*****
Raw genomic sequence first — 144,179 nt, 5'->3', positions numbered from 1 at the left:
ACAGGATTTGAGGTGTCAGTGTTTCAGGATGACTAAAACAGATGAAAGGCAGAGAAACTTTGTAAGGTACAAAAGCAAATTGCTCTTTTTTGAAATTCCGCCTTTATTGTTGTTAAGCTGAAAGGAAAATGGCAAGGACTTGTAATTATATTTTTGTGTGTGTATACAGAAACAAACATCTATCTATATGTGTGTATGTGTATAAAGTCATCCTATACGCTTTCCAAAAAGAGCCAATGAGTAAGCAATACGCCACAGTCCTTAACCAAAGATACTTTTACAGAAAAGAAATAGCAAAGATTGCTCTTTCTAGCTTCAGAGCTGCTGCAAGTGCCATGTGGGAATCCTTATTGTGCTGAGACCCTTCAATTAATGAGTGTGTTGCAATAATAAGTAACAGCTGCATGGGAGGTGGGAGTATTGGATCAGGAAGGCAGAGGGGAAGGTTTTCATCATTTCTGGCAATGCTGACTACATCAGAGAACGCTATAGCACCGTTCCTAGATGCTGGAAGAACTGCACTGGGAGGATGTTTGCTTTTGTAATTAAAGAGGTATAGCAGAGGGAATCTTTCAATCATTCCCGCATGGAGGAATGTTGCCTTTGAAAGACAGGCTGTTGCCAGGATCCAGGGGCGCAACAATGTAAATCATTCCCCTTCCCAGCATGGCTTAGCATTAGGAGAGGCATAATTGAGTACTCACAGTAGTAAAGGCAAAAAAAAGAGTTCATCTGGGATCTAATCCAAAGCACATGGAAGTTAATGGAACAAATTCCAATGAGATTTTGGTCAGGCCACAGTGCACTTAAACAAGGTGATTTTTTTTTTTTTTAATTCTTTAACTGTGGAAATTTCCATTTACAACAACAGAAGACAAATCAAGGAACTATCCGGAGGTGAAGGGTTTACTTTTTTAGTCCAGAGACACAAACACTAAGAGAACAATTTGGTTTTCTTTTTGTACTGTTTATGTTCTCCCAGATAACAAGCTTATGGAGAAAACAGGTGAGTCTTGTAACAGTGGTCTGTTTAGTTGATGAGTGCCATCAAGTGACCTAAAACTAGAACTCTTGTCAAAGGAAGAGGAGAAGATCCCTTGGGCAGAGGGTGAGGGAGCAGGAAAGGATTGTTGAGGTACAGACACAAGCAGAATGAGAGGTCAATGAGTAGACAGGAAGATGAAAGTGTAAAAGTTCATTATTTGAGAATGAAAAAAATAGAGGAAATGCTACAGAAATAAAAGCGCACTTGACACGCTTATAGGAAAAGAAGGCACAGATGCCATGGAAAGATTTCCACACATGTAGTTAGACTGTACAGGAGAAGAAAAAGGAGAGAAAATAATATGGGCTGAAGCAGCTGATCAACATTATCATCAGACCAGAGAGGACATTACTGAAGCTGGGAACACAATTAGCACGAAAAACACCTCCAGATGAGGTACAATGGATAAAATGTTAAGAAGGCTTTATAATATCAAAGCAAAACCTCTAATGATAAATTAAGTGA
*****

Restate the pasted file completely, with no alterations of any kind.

Raw genomic sequence first — 144,179 nt, 5'->3', positions numbered from 1 at the left:
ACAGGATTTGAGGTGTCAGTGTTTCAGGATGACTAAAACAGATGAAAGGCAGAGAAACTTTGTAAGGTACAAAAGCAAATTGCTCTTTTTTGAAATTCCGCCTTTATTGTTGTTAAGCTGAAAGGAAAATGGCAAGGACTTGTAATTATATTTTTGTGTGTGTATACAGAAACAAACATCTATCTATATGTGTGTATGTGTATAAAGTCATCCTATACGCTTTCCAAAAAGAGCCAATGAGTAAGCAATACGCCACAGTCCTTAACCAAAGATACTTTTACAGAAAAGAAATAGCAAAGATTGCTCTTTCTAGCTTCAGAGCTGCTGCAAGTGCCATGTGGGAATCCTTATTGTGCTGAGACCCTTCAATTAATGAGTGTGTTGCAATAATAAGTAACAGCTGCATGGGAGGTGGGAGTATTGGATCAGGAAGGCAGAGGGGAAGGTTTTCATCATTTCTGGCAATGCTGACTACATCAGAGAACGCTATAGCACCGTTCCTAGATGCTGGAAGAACTGCACTGGGAGGATGTTTGCTTTTGTAATTAAAGAGGTATAGCAGAGGGAATCTTTCAATCATTCCCGCATGGAGGAATGTTGCCTTTGAAAGACAGGCTGTTGCCAGGATCCAGGGGCGCAACAATGTAAATCATTCCCCTTCCCAGCATGGCTTAGCATTAGGAGAGGCATAATTGAGTACTCACAGTAGTAAAGGCAAAAAAAAGAGTTCATCTGGGATCTAATCCAAAGCACATGGAAGTTAATGGAACAAATTCCAATGAGATTTTGGTCAGGCCACAGTGCACTTAAACAAGGTGATTTTTTTTTTTTTTAATTCTTTAACTGTGGAAATTTCCATTTACAACAACAGAAGACAAATCAAGGAACTATCCGGAGGTGAAGGGTTTACTTTTTTAGTCCAGAGACACAAACACTAAGAGAACAATTTGGTTTTCTTTTTGTACTGTTTATGTTCTCCCAGATAACAAGCTTATGGAGAAAACAGGTGAGTCTTGTAACAGTGGTCTGTTTAGTTGATGAGTGCCATCAAGTGACCTAAAACTAGAACTCTTGTCAAAGGAAGAGGAGAAGATCCCTTGGGCAGAGGGTGAGGGAGCAGGAAAGGATTGTTGAGGTACAGACACAAGCAGAATGAGAGGTCAATGAGTAGACAGGAAGATGAAAGTGTAAAAGTTCATTATTTGAGAATGAAAAAAATAGAGGAAATGCTACAGAAATAAAAGCGCACTTGACACGCTTATAGGAAAAGAAGGCACAGATGCCATGGAAAGATTTCCACACATGTAGTTAGACTGTACAGGAGAAGAAAAAGGAGAGAAAATAATATGGGCTGAAGCAGCTGATCAACATTATCATCAGACCAGAGAGGACATTACTGAAGCTGGGAACACAATTAGCACGAAAAACACCTCCAGATGAGGTACAATGGATAAAATGTTAAGAAGGCTTTATAATATCAAAGCAAAACCTCTAATGATAAATTAAGTGA